over ballots and voter registration forms, which are occurring throughout the country right now. We learn in the article that Republicans are trying to keep Bob Barr off the ballot in Pennsylvania, trying to stop organizations like the League of Women Voters from registering voters in Florida, as well as trouble with de-certified and re-certified voting machines in Colorado. And then there's this:
Virginia: Virginia is neck and neck this year, to the surprise of Democrats and Republicans alike. At this point, Democrats appear to have an advantage, thanks to an aggressive voter registration effort by the Obama campaign, which has been especially successful in registering young voters. Republicans have responded to the surge in voter registration by raising the tried-and-true boogeyman of voter fraud. In addition, some local registrars in Virginia have been incorrectly—though perhaps innocently—telling college students who legally register to vote in their college towns that by doing so they "could no longer be claimed as dependents on their parents' tax return … and could lose scholarships or coverage under their parents' car and health insurance." Which candidate wins Virginia could well depend on which campaign is able to turn out its voters.
Finally, there's this major issue
that I flagged a couple months ago, but now we're seeing Republicans seek to use it as a strategy - taking the foreclosure crisis and connecting it to suppression operations:
The chairman of the Republican Party in Macomb County Michigan, a key swing county in a key swing state, is planning to use a list of foreclosed homes to block people from voting in the upcoming election as part of the state GOP’s effort to challenge some voters on Election Day.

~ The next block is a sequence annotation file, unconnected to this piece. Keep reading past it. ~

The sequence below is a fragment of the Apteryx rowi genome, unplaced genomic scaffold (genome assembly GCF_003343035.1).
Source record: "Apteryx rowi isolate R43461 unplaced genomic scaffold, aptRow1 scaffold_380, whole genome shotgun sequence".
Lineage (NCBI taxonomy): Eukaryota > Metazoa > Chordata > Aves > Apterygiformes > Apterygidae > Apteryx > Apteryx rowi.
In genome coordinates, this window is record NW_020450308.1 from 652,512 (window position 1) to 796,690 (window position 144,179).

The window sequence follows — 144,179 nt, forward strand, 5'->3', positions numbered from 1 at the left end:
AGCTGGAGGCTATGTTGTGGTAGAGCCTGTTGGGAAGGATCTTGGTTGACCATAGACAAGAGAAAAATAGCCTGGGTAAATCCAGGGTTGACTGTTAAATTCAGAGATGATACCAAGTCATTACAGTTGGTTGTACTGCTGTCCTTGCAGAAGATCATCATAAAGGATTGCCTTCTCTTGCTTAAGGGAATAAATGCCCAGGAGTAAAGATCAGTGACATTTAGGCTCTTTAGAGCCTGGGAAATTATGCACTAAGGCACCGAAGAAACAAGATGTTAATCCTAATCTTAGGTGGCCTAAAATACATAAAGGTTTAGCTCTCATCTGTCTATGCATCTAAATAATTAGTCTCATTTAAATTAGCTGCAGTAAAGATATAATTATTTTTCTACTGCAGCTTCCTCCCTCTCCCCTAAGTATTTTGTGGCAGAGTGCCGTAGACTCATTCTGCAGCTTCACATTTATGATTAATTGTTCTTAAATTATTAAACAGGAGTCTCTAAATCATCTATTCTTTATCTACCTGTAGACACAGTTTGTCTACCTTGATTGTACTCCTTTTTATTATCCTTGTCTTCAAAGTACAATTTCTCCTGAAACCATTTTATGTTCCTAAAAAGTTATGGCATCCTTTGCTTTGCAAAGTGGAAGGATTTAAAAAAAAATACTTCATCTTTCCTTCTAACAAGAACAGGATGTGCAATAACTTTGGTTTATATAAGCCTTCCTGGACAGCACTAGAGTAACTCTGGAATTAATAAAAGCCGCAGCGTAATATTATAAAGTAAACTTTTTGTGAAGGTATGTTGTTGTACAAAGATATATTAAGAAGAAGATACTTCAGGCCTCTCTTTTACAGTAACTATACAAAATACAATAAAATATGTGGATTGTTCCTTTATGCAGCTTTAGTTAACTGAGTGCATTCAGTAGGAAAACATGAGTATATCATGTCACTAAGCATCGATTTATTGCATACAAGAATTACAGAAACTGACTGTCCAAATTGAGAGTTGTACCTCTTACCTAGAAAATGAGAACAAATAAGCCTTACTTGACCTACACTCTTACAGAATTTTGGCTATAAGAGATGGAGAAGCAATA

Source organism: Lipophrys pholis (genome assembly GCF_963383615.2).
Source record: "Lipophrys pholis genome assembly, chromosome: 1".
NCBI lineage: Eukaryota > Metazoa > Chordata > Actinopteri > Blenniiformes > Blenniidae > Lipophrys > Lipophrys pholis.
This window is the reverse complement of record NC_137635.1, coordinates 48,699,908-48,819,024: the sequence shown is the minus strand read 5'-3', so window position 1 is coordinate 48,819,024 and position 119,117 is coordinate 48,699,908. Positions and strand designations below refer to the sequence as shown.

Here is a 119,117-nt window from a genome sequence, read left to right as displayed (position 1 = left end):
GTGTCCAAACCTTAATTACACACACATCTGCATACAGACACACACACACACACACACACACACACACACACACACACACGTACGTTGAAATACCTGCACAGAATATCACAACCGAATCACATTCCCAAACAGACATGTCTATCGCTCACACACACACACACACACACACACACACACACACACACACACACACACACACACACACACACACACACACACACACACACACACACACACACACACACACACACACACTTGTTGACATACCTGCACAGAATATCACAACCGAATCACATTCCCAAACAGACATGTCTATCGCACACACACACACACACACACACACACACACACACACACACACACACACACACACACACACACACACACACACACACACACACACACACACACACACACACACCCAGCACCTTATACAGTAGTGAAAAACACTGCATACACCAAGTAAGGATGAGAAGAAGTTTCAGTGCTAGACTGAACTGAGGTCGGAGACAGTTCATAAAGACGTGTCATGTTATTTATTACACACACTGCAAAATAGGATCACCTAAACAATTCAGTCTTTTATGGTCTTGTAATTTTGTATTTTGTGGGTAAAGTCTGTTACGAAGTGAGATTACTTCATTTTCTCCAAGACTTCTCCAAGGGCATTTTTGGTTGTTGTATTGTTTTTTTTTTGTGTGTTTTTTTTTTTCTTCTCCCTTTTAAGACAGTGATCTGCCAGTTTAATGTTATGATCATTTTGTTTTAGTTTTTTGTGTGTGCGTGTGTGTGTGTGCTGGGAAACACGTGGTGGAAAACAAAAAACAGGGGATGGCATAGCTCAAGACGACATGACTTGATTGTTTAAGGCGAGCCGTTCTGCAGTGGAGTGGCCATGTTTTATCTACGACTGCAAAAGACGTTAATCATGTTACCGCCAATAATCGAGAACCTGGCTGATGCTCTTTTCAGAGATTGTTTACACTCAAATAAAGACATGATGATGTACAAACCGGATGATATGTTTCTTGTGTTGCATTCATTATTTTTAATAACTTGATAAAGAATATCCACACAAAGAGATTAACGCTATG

“We will have a list of foreclosed homes and will make sure people aren’t voting from those addresses,” party chairman James Carabelli told Michigan Messenger in a telephone interview earlier this week. He said the local party wanted to make sure that proper electoral procedures were followed [...]
The Michigan Republicans’ planned use of foreclosure lists is apparently an attempt to challenge ineligible voters as not being “true residents.”
One expert questioned the legality of the tactic.
“You can’t challenge people without a factual basis for doing so,” said J. Gerald Hebert, a former voting rights litigator for the U.S. Justice Department who now runs the Campaign Legal Center, a Washington D.C.-based public-interest law firm. “I don’t think a foreclosure notice is sufficient basis for a challenge, because people often remain in their homes after foreclosure begins and sometimes are able to negotiate and refinance.”
As for the practice of challenging the right to vote of foreclosed property owners, Hebert called it, “mean-spirited.”
Well that'll stop them. After all, they don't want to be seen as "mean-spirited." By the way, Michigan isn't the only state talking about this; GOP officials in Ohio have the same idea. And remember, swing states like Nevada and Florida have among the highest concentration of foreclosures in the country.
I know that lots of people focus on e-voting machines and hacking, but the ground war is where votes are really stolen, through intimidation, suppression, bogus challenges and ruthlessness. And with Obama's strategy relying heavily on new voters (and now, with little room for error), the battle over the vote becomes even more pronounced. Sunshine is obviously important; in fact, it has brought about small victories, like the VA relenting
and allowing voter registration at stateside veteran's facilities. But we need more than sunshine. We need an army of lawyers who are aggressive and unrelenting.
You can educate yourself about your voting rights at The Brennan Center
or The Lawyer's Committee for Civil Rights Under the Law
, as well as your local registrar. Know your rights, and know the rights of your friends and relatives, to boot.
Labels: 2008, Barack Obama, foreclosures, GOTV, ground game, John McCain, Republicans, voter fraud, voter registration, voter suppression, voter turnout